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fig7: RanBP3 enhances nuclear export of active β-catenin independently of CRM1. (A and C) Effect of RanBP3 on mRFP–ΔGSK–β-catenin nucleocytoplasmic distribution in HEK293 cells in the presence or absence of 50 nM LMB for 3 h. (A) Box plot showing the distribution of nuclear/cytoplasmic ratios of mRFP–ΔGSK–β-catenin of two independent experiments. P values are according to Mann-Whitney tests. Representative mRFP fluorescence images are shown in C. Highlighted nuclear borders are drawn on the basis of accompanying phase-contrast images. (B) Functionality of mRFP–ΔGSK3–β-catenin. NCI-H28 cells (lacking endogenous β-catenin) were transfected with indicated constructs, and 48 h after transfection, luciferase activity was measured. Relative luciferase levels as corrected for transfection efficiency (Renilla luciferase activity) are shown. Error bars represent SDs. (D) Representative fluorescence images of HEK293 cells expressing GFP-Rev(1.4)-NES in the presence or absence of 50 nM LMB for 3 h. (E and F) Endogenous activated β-catenin relocalizes from the nucleus to the cytoplasm upon overexpression of RanBP3. HEK293 cells were transfected with Wnt and RanBP3 as indicated together with TOP-TK-luc and Renilla transcription reporter plasmids and fractionated after 48 h as in Fig. 5. Localization of active β-catenin was monitored using anti–active β-catenin antibody. Amounts of protein loaded were normalized on transfection efficiency (Renilla luciferase activity). Normalized β-catenin/TCF–dependent luciferase activity is depicted in F.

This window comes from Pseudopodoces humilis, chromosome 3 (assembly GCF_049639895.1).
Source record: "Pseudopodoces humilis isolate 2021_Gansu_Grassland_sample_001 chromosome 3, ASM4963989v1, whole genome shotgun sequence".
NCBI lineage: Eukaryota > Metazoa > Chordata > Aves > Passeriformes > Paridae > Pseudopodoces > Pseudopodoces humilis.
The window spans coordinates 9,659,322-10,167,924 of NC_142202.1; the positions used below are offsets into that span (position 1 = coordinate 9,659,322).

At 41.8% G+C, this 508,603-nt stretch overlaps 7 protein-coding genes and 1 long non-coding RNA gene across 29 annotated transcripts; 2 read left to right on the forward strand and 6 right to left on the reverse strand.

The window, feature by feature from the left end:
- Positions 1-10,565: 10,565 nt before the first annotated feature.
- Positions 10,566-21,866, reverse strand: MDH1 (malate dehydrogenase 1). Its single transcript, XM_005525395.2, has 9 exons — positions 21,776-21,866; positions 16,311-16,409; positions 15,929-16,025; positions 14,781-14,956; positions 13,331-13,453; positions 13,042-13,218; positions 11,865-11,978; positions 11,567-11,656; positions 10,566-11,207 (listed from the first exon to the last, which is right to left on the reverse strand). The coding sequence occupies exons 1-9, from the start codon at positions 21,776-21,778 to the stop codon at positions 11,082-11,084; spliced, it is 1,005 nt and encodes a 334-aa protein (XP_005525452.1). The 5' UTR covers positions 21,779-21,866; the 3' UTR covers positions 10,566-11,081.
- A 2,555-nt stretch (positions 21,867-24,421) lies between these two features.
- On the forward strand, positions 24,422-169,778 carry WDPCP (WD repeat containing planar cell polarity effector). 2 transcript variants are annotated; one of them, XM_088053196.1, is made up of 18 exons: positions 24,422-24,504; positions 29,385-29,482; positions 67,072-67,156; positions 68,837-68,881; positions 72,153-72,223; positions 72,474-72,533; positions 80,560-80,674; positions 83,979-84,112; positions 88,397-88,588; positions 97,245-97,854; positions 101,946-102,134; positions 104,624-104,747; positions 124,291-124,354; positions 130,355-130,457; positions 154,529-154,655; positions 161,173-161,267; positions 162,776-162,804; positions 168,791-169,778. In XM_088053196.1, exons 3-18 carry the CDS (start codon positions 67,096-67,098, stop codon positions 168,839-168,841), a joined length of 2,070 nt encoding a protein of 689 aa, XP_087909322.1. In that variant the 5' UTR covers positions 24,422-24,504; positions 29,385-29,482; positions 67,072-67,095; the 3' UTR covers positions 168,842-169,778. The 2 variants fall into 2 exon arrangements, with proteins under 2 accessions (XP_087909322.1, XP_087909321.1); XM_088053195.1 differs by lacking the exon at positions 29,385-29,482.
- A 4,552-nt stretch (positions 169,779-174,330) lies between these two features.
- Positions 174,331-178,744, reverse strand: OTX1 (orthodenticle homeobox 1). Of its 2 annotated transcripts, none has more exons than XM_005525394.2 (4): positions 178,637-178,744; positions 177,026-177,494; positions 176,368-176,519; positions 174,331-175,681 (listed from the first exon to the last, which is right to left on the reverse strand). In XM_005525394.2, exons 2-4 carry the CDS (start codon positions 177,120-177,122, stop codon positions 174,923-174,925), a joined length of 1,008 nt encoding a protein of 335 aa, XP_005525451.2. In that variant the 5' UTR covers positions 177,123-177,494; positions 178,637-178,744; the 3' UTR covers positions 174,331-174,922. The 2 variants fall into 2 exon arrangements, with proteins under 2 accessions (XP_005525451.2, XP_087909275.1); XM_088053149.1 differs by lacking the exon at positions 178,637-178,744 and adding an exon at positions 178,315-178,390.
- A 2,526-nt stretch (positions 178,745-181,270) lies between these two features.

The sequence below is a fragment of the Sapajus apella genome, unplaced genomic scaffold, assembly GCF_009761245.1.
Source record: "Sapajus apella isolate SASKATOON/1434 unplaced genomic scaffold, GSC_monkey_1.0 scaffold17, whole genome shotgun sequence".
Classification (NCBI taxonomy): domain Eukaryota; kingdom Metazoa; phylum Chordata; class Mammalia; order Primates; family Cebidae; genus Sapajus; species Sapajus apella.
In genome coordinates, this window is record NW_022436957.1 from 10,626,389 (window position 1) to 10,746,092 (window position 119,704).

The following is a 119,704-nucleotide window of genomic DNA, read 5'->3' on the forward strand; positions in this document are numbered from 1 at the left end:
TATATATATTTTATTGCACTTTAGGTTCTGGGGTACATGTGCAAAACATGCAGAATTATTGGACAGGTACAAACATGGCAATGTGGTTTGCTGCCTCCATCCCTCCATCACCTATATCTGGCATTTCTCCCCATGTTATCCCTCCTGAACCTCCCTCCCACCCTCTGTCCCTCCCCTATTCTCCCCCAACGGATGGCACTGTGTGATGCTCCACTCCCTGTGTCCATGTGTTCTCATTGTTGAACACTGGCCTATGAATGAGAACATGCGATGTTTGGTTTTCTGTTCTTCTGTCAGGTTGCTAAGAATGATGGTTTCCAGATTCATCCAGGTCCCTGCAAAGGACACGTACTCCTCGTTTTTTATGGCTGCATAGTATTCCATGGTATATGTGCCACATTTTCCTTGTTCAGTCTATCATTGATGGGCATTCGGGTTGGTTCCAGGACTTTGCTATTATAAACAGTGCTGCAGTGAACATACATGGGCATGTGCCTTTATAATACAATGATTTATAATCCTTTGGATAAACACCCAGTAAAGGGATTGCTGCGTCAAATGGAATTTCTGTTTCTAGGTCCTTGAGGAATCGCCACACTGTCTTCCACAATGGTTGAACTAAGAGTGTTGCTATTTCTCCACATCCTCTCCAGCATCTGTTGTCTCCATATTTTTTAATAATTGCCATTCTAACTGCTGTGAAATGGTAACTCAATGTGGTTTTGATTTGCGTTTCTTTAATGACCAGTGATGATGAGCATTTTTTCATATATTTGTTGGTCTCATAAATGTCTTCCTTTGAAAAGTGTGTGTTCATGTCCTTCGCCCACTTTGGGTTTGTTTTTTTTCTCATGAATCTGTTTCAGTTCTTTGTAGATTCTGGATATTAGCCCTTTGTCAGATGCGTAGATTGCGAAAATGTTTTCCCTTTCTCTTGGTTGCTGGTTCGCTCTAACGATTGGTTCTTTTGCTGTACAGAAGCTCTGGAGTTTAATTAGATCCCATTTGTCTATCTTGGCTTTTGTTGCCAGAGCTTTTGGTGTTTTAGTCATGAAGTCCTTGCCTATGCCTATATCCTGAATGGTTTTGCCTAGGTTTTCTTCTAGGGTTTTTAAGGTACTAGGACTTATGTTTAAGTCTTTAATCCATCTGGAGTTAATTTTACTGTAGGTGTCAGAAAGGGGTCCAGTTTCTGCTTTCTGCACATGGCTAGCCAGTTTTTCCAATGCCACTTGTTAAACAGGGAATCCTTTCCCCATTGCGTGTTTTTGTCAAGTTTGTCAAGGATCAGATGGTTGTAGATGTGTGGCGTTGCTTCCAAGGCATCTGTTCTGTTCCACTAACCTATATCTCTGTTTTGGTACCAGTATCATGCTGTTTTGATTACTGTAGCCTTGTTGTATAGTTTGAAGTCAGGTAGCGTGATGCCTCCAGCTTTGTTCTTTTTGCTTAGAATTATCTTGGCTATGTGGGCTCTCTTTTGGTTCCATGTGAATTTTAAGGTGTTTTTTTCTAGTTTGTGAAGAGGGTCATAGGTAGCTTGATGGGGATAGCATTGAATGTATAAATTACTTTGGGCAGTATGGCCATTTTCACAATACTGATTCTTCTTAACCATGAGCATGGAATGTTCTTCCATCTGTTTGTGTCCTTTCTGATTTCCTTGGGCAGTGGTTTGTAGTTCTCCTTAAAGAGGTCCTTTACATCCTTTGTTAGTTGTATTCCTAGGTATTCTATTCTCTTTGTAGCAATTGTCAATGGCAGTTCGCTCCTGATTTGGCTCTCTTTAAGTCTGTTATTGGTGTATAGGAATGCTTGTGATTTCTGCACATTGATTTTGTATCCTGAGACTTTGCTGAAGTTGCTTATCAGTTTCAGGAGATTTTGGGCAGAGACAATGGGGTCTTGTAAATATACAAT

Mentions: Reduction of active nuclear β-catenin by RanBP3 in SW480 cells was not accompanied by an increase in cytoplasmic signal, raising the question of whether RanBP3 induces enhanced nuclear export of active β-catenin or its increased phosphorylation. However, enhanced nuclear export would result in dilution in a cytoplasmic volume that is ∼10-fold larger than that of the nucleus, precluding detection by the anti–dephosphorylated β-catenin antibody. To discriminate between the two possibilities, we mimicked the active state of β-catenin using a monomeric red fluorescent protein (mRFP)–tagged, constitutively active form of β-catenin, the previously used β-cateninΔGSK3β. To determine whether this fusion protein was biologically active, we performed a TCF reporter assay in the malignant mesothelioma cell line NCI-H28, which carries a homozygous deletion of the β-catenin gene (Calvo et al., 2000). This prevented possible activating effects of this mutant on endogenous β-catenin. mRFP–β-cateninΔGSK3β activated the very low endogenous TCF activity of these cells to a great extent (Fig. 7 B). We next compared the subcellular localization of this protein in the presence or absence of exogenous RanBP3 (Fig. 7 A). Care was taken to record cells of similarly low expression levels (Fig. 7 C). In control cells, more mRFP–β-cateninΔGSK3β was present in the nuclei than in the cytoplasm (median nuclear to cytoplasmic ratio of 1.38, n = 37). In contrast, cells expressing exogenous RanBP3 showed higher cytoplasmic than nuclear mRFP–β-cateninΔGSK3β levels (median nuclear to cytoplasmic ratio of 0.77, n = 41). Importantly, addition of 50 mM of the CRM1 inhibitor leptomycin B (LMB; Wolff et al., 1997) did not significantly change the effect of RanBP3 (median nuclear to cytoplasmic ratio of 0.80, n = 52), even though photobleaching experiments show that mRFP–β-cateninΔGSK3β rapidly shuttles between the nucleus and cytoplasm (unpublished data). Identical LMB treatment dramatically relocalized the NES-containing reporter protein Rev(1.4)-NES-GFP (Henderson and Eleftheriou, 2000) to the nucleus (Fig. 6 D). We conclude that RanBP3 enhances nuclear export of active β-catenin and that this export is independent of CRM1. To confirm that endogenous activated β-catenin relocalizes from the nucleus to the cytoplasm upon overexpression of RanBP3 in HEK293 cells, we transfected these cells with Wnt1 and RanBP3. Indeed, we observed increased active β-catenin levels in both nuclear and cytoplasmic fractions, with the nuclear pool being more sensitive than the cytoplasmic pool to RanBP3 overexpression (Fig. 7 E). The decrease in cytoplasmic active β-catenin is consistent with increased nuclear export of β-catenin and subsequent degradation in the cytoplasm.